is hard not to be skeptical about the timing of President Bush's
statement yesterday on a long-delayed push toward Israeli-Palestinian
peace. At the end of a losing week for him on Iraq, Mr. Bush clearly
felt the need to help Prime Minister Tony Blair quell political
opposition at home by demonstrating a renewed commitment to Middle
East peacemaking and proving that he had not abandoned the Palestinian
problem. Nevertheless, Mr. Bush took an important step that needs
to be encouraged — as well as matched and supported by Arabs, Israelis
said that as soon as the Palestinians confirmed Mahmoud Abbas as
prime minister — and if it was clear that the position would carry
real power — the so-called road map for peace would be presented
to Israel and the Palestinians. The road map — agreed upon by the
United States, the European Union, Russia and the United Nations,
known as the quartet — is a set of steps both sides must take. For
months, the administration has declined to publish the plan, saying
that until the Palestinians began serious political reform and curbed
violent attacks on Israelis, there would be no point. Meanwhile,
Israel's settlement building and harsh military incursions in the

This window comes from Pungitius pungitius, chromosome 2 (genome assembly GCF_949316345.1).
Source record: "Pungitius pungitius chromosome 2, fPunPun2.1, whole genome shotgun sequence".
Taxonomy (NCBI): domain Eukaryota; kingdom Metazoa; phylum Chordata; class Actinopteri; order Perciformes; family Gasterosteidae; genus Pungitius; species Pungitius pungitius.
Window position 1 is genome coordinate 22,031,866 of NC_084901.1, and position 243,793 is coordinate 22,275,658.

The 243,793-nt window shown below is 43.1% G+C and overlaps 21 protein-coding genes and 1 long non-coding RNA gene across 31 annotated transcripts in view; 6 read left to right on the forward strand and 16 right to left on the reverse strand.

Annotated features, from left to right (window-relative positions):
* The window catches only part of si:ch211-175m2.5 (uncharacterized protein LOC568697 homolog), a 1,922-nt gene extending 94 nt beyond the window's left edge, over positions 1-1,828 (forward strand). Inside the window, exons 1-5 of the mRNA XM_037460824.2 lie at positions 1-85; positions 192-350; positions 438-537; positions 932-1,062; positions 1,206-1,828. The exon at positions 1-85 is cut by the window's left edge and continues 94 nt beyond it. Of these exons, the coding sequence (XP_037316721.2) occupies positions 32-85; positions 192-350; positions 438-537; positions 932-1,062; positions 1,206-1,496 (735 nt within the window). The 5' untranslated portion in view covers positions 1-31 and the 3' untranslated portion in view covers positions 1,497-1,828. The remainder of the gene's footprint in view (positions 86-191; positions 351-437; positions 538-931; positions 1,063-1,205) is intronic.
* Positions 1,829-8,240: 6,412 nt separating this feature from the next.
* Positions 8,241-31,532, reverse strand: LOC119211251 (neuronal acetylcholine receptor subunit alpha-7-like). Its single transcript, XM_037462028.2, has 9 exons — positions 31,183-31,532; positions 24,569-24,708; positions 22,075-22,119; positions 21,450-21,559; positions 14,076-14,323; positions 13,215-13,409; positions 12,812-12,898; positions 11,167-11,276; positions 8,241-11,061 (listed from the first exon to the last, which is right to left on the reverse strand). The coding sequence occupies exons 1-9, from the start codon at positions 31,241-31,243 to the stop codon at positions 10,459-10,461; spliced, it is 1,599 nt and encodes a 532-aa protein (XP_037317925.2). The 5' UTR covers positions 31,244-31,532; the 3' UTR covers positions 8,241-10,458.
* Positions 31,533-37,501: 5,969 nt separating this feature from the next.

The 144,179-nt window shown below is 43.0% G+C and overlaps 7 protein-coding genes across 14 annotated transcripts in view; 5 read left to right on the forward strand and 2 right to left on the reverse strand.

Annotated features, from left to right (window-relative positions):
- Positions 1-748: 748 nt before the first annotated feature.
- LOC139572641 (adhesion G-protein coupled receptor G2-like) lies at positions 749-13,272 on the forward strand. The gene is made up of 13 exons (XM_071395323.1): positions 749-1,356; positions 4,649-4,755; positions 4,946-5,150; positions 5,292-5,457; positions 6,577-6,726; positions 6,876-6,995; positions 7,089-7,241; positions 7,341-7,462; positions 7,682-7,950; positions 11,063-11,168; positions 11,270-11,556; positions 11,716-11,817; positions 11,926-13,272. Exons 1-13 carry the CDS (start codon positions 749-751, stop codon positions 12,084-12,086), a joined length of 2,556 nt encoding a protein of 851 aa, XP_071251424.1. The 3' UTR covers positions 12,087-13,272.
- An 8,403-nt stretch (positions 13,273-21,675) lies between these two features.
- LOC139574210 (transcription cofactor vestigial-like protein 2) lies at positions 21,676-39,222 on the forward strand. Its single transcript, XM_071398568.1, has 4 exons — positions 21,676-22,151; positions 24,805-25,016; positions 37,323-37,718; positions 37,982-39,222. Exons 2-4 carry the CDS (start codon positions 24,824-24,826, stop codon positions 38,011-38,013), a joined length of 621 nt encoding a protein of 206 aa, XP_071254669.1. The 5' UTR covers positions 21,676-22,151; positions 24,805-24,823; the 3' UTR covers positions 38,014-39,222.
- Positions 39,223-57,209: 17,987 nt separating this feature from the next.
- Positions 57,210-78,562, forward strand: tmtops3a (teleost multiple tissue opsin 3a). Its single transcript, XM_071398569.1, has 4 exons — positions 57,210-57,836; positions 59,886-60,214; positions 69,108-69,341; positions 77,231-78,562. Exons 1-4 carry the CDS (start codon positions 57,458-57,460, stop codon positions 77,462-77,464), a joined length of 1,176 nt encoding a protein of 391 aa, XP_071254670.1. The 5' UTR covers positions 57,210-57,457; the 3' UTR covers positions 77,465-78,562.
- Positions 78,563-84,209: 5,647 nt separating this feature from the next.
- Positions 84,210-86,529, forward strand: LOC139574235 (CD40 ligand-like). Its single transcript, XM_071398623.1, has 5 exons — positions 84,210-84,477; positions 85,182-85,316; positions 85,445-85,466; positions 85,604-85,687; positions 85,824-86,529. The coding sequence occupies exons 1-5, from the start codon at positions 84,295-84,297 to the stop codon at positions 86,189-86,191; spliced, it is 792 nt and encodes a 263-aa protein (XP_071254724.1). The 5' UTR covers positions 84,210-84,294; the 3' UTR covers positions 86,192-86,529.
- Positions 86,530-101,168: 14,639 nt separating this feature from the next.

West Bank have continued apace without comment from Washington.
There are many
reasons to doubt the prospects for Middle East peace. Palestinian
violence grinds on, killing and maiming ordinary Israelis. The new
Israeli government of Prime Minister Ariel Sharon is the least conciliatory
in the history of the state. And Yasir Arafat has proved himself
to be a failure as a statesman but a success at maintaining his
grip on power.
of Mr. Abbas, known as Abu Mazen, could prove, however, to be a
turning point. Although Mr. Abbas wrote a despicable Holocaust-denying
dissertation years ago, he has been a persistent voice for reconciliation
and the most important Palestinian to denounce the current intifada.
His powers remain unclear, and Mr. Bush is right to insist that
they entail "real authority." Ideally, he should be put in charge
of Palestinian security forces and peace negotiations. Washington
would be wise to invite Mr. Abbas soon to the White House so it
can publicly open the door it shut in Mr. Arafat's face.
The road map,
which calls for a Palestinian state by 2005, suffers from vagueness.
But it is a decent place to start. If Mr. Bush does publish it,
Arab and European leaders must do their share, by helping the Palestinians
move to a post-Arafat era and providing political cover for compromise.
The Israelis must end their settlement building. No one can know
what the world will look like after a war in Iraq. But the Israeli-Palestinian
dispute will certainly require urgent attention.